Section 31 of the Children Act 1989, which deals with the the care and supervision of children, lays out the legal definition of child abuse which is termed 'Significant Harm'. Section 31 (9) of the Act lays out the areas that significant harm cover, these being:

'"Harm" means ill treatment or the impairment of health or development;
"Development" means physical, intellectual, emotional, social or behavioural development;
"Health" means physical or mental health, and;
"Ill treatment" includes sexual abuse and forms of ill treatment which are not physical.' (Sec. 31(9): C.A. 1989).

There are also legal definitions of categories of child abuse which are specific to registration of a child on the protection register. For this assignment I am only concerned with the category of 'Emotional Abuse'. 'Working Together' states that Emotional Abuse is the:

"Actual or likely severe adverse effect on the emotional and behavioural development of a child caused by persistent or severe emotional ill-treatment or rejection. all abuse involves some emotional ill-treatment. this category should be used where it is the main or sole form of abuse." (H.M.S.O., 1991: pg49).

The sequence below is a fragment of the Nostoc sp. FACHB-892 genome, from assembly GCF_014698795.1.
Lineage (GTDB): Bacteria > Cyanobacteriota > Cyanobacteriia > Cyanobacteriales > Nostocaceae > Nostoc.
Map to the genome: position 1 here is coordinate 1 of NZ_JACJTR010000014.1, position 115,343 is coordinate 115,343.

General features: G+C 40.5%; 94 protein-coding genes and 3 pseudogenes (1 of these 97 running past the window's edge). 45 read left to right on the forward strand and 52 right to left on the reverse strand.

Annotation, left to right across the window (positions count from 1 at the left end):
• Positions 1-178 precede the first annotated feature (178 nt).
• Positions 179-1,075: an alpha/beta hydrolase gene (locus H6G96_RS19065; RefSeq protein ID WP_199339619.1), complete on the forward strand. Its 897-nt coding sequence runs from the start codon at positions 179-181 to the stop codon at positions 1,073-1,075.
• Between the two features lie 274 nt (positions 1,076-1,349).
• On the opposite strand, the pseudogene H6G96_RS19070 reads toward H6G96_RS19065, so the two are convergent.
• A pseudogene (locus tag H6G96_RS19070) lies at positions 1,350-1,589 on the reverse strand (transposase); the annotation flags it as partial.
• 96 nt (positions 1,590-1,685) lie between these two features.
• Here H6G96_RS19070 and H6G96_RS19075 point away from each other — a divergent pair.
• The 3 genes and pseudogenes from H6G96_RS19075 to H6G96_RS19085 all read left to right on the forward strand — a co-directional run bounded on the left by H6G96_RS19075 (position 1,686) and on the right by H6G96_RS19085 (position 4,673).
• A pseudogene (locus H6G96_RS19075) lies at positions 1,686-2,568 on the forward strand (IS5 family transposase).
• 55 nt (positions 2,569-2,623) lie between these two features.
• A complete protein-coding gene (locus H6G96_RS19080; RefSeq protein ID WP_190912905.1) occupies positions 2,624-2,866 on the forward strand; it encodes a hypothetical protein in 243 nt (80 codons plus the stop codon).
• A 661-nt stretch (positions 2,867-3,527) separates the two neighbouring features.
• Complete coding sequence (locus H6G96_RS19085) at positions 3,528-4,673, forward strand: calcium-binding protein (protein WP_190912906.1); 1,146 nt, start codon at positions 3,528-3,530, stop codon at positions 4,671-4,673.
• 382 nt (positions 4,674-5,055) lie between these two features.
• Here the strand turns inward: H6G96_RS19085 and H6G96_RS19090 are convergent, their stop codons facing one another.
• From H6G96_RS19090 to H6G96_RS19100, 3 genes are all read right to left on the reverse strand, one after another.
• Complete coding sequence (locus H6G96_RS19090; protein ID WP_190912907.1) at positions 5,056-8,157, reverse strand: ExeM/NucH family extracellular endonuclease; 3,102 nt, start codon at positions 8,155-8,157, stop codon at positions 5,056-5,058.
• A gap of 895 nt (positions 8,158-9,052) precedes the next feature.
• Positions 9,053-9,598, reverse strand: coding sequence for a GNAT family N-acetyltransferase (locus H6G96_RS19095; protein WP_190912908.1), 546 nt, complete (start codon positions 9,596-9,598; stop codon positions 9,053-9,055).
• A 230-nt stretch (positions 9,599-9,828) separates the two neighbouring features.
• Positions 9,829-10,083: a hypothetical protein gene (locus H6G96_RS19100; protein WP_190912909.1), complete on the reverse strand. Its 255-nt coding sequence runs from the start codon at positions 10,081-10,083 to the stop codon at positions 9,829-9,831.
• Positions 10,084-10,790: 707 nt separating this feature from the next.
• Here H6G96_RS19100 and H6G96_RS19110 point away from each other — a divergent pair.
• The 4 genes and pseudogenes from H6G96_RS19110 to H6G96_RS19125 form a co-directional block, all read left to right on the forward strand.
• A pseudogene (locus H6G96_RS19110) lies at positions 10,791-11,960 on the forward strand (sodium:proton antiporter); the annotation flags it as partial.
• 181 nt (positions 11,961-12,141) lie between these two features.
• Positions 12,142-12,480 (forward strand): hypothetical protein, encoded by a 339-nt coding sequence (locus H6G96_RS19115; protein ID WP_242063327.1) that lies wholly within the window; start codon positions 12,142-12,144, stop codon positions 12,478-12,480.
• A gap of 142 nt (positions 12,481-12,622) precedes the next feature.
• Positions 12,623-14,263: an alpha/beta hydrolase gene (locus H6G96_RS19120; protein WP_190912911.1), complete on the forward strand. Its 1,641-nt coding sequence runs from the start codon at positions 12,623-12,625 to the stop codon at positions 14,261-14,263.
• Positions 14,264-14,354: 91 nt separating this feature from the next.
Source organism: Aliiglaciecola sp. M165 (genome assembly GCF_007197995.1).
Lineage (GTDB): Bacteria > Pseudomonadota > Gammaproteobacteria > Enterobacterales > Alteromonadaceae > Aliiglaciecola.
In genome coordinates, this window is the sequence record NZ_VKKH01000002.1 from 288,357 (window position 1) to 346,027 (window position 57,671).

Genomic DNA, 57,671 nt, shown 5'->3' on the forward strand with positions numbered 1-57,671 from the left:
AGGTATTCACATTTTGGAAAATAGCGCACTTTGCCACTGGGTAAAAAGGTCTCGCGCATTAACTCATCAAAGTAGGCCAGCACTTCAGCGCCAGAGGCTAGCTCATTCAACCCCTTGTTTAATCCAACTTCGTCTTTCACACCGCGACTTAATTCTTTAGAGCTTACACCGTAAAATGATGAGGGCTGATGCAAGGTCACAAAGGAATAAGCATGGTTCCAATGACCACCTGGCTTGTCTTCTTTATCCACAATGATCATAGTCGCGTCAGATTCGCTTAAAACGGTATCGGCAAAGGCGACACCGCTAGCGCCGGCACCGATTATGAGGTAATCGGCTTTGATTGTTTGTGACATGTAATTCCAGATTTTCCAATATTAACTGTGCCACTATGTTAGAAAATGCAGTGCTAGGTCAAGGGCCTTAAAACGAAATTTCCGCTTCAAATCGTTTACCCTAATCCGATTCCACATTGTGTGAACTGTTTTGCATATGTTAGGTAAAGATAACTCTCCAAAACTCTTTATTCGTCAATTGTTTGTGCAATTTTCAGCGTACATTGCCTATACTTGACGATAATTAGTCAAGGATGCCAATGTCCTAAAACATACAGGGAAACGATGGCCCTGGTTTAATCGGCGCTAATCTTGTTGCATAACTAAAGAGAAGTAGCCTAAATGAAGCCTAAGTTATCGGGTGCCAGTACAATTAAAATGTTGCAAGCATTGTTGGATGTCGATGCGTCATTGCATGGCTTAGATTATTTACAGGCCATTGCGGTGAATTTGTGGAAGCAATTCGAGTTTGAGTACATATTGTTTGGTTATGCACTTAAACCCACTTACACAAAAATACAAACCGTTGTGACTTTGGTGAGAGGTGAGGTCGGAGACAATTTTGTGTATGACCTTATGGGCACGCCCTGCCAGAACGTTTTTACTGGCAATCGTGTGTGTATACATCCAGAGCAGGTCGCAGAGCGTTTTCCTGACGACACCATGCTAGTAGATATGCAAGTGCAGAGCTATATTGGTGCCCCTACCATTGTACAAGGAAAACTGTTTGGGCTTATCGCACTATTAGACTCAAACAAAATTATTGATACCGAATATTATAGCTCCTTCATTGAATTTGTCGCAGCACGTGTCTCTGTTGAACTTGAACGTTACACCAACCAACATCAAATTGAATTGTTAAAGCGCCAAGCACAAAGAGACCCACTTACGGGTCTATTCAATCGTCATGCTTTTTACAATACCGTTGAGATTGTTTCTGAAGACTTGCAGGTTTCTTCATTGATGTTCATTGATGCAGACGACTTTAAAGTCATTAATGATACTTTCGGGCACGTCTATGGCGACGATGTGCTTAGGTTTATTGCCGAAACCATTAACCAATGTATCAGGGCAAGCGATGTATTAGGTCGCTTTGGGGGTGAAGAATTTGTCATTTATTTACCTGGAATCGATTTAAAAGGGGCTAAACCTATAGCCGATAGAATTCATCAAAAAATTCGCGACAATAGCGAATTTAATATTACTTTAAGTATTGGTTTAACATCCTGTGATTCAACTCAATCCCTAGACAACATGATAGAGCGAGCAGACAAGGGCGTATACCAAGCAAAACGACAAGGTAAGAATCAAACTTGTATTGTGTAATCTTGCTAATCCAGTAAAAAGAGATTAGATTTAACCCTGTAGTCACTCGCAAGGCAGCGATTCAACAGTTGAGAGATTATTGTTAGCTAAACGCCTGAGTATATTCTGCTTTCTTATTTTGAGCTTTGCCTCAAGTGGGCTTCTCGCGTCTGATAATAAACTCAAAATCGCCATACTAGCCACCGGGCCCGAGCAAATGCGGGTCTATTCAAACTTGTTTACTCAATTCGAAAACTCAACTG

The difficulty with this definition however is that it does not explain either what emotional abuse is nor how the worker should regard the severity of an action. In addition, what is severe to one person amy not be to another, (F.R.G. & N.S.P.C.C., 1992; pg8). As well as this there is no mention of PSYCHOLOGICAL ABUSE. O'Hagan (1993) suggests that emotional and psychological abuse are two different things.

"Emotion is about feeling; 'psychological' pertains to the mind... The 'psychological' or mental life refers to the function and development of crucial mental processes and faculties. Theses include the child's developing moral sense as well as the more obvious process referred to as cognition." (pg22-3).